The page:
This case is remanded to the circuit court with instructions that the court enter a new order addressing Harris's claims. In remanding this case, we encourage the circuit court to order that a transcript of Harris's 1998 guilty plea hearing be prepared and that a copy of that transcript be included in the court's return to remand. Should the circuit court deem it necessary to hold an evidentiary hearing addressing Harris's claims,2 the circuit court's return to remand shall include a transcript of those proceedings. Rule 32.9(d), Ala.R.Crim.P., requires the circuit court to “make specific findings of fact relating to each material issue of fact presented.” See also Ex parte Walker, 652 So.2d 198 (Ala.1994); Smith v. State, 665 So.2d 954 (Ala.Crim.App.1994). However,
“if the court finds that a particular allegation fails to meet the specificity requirements of Rule 32.6(b), we encourage the court to so note with particularity in its written findings. It is to do likewise if it finds that a particular allegation fails to state a claim or to present any material issue of fact or law that would entitle [the petitioner] to relief. In other words, the court's written findings are to address individually each claim not precluded by Rule 32.2.”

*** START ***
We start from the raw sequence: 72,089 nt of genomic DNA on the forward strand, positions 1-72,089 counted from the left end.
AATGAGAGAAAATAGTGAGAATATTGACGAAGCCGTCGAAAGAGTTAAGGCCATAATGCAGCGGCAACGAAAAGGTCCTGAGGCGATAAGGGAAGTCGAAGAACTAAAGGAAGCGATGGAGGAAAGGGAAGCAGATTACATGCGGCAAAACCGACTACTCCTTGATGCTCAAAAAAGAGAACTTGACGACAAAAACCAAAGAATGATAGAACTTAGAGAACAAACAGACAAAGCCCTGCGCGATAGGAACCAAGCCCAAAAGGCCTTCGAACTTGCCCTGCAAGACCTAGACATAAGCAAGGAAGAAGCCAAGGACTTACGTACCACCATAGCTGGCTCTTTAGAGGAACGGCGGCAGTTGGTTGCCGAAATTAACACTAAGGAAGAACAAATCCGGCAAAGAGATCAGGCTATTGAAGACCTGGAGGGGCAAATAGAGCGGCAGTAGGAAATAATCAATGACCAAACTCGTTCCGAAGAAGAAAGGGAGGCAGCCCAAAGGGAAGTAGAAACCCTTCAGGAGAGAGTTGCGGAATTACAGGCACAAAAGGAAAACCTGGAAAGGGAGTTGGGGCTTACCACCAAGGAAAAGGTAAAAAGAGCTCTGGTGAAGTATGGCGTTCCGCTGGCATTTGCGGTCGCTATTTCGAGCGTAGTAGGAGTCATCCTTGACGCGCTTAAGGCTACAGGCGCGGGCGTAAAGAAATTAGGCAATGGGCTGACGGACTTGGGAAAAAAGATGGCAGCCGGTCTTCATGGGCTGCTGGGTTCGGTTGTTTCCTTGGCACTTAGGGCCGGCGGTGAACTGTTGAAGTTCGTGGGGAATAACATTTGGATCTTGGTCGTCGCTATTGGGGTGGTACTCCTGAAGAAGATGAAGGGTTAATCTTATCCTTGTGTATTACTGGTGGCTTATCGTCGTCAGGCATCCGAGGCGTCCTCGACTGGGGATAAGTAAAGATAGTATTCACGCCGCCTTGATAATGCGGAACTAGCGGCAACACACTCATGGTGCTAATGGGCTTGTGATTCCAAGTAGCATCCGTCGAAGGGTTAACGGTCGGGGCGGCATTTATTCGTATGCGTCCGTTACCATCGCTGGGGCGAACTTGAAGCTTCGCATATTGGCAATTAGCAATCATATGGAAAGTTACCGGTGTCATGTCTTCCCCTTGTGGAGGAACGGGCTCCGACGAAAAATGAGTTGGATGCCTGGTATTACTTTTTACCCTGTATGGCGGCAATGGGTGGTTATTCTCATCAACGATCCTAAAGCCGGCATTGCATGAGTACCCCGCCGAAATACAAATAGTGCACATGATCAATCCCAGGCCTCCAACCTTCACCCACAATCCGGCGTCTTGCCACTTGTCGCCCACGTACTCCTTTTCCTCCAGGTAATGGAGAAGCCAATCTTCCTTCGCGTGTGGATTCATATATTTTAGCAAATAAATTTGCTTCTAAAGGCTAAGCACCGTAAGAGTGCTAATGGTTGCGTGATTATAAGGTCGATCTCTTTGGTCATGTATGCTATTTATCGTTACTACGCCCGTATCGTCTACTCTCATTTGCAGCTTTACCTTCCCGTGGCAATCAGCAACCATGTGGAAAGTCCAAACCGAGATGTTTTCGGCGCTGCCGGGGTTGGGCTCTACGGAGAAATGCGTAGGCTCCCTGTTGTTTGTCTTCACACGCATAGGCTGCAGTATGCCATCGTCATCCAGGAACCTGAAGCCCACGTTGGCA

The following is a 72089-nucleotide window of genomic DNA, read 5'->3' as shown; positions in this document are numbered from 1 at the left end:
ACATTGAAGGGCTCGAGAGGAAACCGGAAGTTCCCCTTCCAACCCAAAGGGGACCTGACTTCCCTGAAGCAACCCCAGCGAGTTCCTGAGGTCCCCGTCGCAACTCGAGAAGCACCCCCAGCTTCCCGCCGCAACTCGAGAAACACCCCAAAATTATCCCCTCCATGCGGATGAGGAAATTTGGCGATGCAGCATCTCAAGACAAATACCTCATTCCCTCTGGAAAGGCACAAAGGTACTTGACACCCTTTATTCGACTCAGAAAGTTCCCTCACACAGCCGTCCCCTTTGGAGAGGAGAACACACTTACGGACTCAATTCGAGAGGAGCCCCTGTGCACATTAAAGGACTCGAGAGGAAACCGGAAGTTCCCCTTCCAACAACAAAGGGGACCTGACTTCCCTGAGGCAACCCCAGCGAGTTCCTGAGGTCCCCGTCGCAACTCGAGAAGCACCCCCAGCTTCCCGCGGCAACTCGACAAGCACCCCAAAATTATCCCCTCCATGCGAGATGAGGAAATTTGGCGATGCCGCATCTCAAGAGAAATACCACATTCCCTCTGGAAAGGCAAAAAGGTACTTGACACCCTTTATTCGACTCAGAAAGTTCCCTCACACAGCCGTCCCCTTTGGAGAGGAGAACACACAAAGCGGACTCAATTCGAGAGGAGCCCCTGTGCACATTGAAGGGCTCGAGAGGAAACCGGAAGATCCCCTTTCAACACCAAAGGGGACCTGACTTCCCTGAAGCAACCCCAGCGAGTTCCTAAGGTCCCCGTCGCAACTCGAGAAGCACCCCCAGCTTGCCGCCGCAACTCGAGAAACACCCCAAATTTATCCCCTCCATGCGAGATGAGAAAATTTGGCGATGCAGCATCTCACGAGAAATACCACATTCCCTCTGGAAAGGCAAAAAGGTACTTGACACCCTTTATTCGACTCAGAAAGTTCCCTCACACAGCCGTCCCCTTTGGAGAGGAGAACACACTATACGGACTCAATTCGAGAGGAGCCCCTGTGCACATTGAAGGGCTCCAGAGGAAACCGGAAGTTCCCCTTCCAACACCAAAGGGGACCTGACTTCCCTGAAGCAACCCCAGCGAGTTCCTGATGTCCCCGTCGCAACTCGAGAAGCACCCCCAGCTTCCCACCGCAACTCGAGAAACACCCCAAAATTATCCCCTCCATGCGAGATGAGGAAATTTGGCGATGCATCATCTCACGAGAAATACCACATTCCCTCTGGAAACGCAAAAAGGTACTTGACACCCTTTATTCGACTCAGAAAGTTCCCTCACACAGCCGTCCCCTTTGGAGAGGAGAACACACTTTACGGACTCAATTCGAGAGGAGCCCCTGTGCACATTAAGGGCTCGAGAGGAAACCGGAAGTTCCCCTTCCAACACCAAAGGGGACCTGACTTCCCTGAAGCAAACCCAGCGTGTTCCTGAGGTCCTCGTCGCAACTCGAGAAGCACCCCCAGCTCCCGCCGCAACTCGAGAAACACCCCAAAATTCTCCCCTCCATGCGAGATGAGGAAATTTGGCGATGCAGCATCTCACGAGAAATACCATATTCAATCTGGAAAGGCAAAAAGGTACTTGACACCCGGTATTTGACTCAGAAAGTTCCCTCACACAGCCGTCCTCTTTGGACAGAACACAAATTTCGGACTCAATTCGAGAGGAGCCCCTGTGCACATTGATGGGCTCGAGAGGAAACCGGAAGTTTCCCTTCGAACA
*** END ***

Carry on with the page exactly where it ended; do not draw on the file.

Harper v. State, 676 So.2d 949, 950 (Ala.Crim.App.1995), aff'd, 698 So.2d 796 (Ala.Crim.App.1996) (table). Finally, if the court's findings are based on its personal knowledge of Harris's guilty plea proceedings, then the order should so state. See Sheats v. State, 556 So.2d 1094, 1095 (Ala.Crim.App.1989).
The circuit court shall take all necessary action to see that the circuit clerk makes due return to this Court at the earliest possible time and within 56 days of the release of this opinion.
REMANDED WITH DIRECTIONS.*
1. Generally, a Rule 32 petition is deemed filed on the date it is mailed. However, Harris failed to include this information in his petition. (C. 16.) Based on the record before us, Harris's petition was filed no earlier than August 4, 2000-the date of the verification under oath (C. 28)-and no later than August 8, 2000, the date the petition was received by the circuit clerk.
2. See Rule 32.9(a), Ala.R.Crim.P.
FOOTNOTE. Note from the reporter of decisions: On September 21, 2001, on return to remand, the Court of Criminal Appeals affirmed, without opinion.
McMILLAN, P.J., and COBB, BASCHAB, and SHAW, JJ., concur.